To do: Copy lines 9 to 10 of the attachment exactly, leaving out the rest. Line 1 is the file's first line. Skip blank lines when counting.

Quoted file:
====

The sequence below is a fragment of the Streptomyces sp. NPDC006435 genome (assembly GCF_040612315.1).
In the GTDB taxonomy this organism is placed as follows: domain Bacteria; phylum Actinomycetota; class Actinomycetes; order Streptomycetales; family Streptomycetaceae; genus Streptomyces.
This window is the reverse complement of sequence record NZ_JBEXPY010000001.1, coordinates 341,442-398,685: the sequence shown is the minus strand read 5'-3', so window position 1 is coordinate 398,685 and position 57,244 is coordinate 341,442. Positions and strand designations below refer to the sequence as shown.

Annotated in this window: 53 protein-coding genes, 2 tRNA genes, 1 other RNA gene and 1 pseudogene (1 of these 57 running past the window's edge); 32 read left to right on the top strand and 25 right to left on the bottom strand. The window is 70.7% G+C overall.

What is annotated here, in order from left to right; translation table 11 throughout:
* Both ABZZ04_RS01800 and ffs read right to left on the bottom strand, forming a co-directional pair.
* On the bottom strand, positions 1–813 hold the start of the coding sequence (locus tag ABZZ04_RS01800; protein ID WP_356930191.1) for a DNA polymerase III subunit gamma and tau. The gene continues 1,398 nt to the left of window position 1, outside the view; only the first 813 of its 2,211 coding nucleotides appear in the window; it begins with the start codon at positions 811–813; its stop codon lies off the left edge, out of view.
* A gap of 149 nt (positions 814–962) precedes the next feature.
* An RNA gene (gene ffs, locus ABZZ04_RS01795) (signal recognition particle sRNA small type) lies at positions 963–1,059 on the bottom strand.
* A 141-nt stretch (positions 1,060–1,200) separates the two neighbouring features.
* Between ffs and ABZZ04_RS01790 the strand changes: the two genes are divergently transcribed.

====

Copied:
* An RNA gene (gene ffs, locus ABZZ04_RS01795) (signal recognition particle sRNA small type) lies at positions 963–1,059 on the bottom strand.
* A 141-nt stretch (positions 1,060–1,200) separates the two neighbouring features.